Friday, 26 September 2014

Five on Friday

Another very busy week, busy doing and learning lots of different things - but I can honestly say that this week has been "life changing". Apologies in advance, I'm a bit excitable this morning and using too many capital letters...

1. On Saturday, I took a workshop with Carole Waddle, "anything weaves". And so it does. These are her samples:

But this is mine. I didn't get very far (as is the way with workshops)

but I learnt all about HALF HITCHES and BUTTERFLIES. I had to shout that, as I'm so EXCITED about this! We warped up our frames and used a lot of half-hitch knots. Excellent, nothing ground breaking there. Until we started to talk about the weaving itself - and to stop your threads trailing, you can use a bobbin - not really like these beautiful ones I found in France at Easter, a bit more pointy:

And (this is the life changing bit) to stop your thread falling off the bobbin, you use - you guessed it - a half-hitch knot. The thread still unravels, but the knot keeps it from falling off. That is so clever!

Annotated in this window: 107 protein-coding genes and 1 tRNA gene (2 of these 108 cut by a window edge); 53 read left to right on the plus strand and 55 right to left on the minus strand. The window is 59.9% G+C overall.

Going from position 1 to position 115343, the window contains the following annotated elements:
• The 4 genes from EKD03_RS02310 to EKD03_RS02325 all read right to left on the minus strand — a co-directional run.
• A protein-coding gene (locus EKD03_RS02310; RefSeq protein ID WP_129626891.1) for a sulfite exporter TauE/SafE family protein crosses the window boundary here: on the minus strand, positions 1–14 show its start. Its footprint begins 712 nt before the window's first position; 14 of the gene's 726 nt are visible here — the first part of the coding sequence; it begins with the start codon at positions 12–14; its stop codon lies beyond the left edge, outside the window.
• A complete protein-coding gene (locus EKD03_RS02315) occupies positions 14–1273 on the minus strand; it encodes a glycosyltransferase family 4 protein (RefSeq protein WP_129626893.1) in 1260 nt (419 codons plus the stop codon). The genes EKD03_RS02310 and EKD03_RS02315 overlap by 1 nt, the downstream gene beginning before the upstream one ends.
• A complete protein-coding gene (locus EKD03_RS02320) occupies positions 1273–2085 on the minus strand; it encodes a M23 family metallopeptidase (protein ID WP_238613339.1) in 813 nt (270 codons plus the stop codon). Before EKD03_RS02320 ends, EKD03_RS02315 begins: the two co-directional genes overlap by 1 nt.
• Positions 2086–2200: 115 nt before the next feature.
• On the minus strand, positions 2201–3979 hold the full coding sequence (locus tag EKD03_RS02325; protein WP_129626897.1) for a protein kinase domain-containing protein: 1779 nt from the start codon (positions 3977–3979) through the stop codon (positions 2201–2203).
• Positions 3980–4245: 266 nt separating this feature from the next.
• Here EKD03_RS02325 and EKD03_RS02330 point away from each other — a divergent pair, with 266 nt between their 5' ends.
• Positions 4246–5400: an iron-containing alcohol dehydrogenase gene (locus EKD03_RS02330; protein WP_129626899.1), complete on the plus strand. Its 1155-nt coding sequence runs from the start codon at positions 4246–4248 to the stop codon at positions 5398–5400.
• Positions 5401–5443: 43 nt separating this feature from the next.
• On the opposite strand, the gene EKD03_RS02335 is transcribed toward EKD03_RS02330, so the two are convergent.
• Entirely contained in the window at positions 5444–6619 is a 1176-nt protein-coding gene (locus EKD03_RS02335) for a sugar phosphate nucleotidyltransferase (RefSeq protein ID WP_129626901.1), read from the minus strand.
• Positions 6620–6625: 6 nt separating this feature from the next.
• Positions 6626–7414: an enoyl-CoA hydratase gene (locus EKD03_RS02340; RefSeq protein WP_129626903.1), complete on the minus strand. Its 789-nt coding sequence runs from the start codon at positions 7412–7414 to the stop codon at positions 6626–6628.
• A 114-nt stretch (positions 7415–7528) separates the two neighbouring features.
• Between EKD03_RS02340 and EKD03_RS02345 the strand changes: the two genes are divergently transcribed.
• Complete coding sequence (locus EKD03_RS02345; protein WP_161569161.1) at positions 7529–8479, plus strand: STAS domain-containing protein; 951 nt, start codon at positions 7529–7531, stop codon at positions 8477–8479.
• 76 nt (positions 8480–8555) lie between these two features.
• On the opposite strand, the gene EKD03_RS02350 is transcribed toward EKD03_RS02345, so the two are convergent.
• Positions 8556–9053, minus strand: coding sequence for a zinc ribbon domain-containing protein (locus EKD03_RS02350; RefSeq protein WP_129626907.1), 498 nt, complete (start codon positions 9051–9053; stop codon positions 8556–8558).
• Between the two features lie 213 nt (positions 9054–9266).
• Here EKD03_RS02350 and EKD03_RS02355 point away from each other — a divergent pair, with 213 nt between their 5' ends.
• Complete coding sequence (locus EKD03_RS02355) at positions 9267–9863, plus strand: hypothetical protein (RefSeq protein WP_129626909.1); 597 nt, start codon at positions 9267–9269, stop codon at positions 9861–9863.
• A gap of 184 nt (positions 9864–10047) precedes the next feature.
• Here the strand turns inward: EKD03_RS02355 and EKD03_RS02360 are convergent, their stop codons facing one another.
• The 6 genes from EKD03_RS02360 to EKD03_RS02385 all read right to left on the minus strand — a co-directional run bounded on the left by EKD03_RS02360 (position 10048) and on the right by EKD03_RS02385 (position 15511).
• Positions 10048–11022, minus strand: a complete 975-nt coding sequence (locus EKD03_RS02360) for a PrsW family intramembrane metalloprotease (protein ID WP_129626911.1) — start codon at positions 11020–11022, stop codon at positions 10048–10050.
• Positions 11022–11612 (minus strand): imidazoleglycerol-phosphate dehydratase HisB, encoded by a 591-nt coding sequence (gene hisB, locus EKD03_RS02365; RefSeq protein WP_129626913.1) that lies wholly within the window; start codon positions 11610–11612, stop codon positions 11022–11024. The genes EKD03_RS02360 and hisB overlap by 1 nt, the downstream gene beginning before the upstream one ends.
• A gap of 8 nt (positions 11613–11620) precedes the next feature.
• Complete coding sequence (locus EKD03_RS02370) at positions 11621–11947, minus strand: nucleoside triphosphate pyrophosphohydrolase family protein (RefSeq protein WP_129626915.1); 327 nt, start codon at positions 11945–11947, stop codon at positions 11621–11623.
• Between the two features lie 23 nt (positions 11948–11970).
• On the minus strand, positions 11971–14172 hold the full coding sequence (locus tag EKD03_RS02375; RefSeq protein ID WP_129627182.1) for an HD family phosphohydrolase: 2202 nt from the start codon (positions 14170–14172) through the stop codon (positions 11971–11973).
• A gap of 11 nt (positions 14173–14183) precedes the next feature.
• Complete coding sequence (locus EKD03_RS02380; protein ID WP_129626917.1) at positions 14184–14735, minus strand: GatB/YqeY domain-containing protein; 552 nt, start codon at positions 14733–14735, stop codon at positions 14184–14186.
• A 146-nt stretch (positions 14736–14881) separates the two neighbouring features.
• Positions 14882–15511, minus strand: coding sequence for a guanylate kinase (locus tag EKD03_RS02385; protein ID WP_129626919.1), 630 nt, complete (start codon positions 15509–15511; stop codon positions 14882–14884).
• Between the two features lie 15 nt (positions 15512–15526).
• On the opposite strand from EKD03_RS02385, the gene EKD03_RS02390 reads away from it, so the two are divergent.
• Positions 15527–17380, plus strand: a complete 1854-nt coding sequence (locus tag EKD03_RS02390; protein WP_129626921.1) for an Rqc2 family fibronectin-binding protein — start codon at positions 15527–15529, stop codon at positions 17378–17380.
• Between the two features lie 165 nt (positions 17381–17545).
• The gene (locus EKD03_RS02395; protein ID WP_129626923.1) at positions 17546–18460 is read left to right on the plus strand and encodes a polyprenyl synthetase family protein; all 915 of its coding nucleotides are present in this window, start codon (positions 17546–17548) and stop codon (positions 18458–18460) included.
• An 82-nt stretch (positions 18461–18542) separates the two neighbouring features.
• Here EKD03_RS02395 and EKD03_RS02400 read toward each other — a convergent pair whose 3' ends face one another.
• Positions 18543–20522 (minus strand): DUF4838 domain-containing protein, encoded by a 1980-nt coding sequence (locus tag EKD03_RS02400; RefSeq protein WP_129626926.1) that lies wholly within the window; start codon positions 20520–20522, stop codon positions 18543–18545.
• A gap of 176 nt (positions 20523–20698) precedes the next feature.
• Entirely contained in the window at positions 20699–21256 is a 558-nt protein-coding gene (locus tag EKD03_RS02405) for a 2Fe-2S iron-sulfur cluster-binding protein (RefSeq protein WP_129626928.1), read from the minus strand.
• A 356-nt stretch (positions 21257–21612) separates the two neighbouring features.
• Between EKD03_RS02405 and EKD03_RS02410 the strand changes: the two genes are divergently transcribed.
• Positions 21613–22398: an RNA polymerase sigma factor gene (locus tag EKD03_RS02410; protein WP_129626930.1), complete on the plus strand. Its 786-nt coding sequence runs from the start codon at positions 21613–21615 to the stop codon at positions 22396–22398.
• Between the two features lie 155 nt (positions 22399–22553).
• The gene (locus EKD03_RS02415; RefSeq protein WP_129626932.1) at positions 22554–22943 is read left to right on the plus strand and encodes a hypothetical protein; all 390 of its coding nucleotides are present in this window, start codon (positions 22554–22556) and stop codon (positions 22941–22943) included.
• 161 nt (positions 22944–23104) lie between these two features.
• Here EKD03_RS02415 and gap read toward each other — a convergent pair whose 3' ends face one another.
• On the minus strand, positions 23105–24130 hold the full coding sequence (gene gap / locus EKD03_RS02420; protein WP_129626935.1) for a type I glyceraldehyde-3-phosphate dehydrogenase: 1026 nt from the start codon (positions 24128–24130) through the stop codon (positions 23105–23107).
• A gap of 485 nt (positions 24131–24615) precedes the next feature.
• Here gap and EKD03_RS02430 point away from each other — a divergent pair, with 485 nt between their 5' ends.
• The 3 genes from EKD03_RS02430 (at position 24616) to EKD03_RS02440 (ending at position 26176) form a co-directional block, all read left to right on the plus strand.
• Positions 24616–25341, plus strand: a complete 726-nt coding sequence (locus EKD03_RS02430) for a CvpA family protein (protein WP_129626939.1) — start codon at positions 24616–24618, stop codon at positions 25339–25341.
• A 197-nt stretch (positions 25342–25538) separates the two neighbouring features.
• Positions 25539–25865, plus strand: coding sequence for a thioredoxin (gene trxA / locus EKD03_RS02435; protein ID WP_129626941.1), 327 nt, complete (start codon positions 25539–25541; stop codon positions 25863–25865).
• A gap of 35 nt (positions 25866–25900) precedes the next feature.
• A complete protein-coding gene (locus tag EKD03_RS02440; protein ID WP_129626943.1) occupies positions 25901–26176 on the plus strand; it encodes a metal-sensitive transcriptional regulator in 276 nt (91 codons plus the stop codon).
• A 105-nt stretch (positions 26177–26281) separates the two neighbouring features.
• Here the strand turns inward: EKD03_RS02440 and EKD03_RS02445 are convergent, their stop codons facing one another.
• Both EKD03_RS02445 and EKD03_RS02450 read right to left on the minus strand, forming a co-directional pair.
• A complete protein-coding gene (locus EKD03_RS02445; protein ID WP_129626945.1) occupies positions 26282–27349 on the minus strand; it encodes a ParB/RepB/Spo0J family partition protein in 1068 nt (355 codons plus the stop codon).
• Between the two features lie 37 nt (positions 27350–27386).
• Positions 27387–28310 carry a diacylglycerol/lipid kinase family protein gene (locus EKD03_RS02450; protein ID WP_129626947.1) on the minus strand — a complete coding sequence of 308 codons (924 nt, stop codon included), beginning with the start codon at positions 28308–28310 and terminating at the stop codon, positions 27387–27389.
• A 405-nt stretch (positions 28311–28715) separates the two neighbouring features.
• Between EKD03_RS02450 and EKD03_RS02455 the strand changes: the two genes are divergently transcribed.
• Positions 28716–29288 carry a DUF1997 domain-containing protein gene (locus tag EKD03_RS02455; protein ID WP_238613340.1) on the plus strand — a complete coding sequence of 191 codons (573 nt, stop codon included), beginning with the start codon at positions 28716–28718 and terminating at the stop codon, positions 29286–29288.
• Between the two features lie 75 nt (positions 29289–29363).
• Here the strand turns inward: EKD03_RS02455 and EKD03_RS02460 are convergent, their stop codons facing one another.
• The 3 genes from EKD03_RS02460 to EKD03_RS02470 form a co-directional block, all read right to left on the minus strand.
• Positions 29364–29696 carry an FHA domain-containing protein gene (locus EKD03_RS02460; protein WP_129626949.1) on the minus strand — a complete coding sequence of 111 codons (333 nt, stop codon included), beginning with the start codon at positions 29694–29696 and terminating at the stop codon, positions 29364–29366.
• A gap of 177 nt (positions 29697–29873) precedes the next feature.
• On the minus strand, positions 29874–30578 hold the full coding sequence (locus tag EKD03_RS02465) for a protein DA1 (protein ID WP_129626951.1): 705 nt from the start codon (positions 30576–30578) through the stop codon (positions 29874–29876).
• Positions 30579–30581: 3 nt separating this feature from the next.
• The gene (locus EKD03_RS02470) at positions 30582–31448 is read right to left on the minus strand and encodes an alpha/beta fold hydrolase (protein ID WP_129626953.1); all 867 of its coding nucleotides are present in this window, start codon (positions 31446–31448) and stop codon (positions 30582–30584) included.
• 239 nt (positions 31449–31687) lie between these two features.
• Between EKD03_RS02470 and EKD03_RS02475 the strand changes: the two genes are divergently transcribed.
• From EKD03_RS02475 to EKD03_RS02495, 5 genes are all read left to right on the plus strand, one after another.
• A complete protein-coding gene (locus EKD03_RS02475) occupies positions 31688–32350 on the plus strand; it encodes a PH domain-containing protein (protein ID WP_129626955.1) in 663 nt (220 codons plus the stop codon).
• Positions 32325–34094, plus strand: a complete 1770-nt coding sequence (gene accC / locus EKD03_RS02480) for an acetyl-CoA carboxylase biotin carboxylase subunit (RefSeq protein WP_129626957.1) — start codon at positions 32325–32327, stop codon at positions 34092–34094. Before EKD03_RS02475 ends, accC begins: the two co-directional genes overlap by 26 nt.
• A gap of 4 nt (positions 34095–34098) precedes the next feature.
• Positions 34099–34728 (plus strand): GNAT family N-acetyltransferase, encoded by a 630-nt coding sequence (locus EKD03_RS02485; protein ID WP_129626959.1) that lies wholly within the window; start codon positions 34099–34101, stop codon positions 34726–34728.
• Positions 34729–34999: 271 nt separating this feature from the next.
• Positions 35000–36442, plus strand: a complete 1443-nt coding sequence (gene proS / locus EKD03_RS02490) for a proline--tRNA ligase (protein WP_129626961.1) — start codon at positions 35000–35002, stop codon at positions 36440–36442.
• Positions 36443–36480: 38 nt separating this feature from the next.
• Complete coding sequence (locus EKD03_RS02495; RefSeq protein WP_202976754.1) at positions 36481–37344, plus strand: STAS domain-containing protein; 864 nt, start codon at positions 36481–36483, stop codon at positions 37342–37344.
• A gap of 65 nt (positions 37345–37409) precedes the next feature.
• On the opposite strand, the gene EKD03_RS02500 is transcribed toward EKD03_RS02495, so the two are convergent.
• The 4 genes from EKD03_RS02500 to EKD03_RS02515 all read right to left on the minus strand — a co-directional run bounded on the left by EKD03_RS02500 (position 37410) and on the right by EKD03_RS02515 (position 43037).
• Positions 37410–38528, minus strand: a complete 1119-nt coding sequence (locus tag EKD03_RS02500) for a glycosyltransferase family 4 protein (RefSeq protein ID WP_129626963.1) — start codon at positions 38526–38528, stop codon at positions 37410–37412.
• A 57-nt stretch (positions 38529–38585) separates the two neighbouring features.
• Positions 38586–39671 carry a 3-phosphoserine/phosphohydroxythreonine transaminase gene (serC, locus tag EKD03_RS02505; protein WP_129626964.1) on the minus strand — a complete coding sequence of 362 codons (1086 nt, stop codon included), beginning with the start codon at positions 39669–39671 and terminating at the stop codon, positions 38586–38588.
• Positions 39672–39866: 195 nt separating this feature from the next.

Then we talked about what to do if you don't have any fancy schmancy bobbins - so apparently you can make thread butterflies. WHO KNEW?? Well, lots of people probably - every needlewoman and man out there but me, it seems. Not everyone on the course could actually do them, but they all knew about them. Apart from me.


When I stitch braids and cords on the machine, I can only do them in 3m lengths because I have to drape the thread around my shoulders and across the furniture - any longer, and I get in a huge muddle. NO MORE!

So now my loose threads in my thread basket are all going to be in little butterflies, and when I put a bobbin or loose spool of thread aside - something without a notch to anchor the thread - I'm going to put in a half-hitch and be very very smug.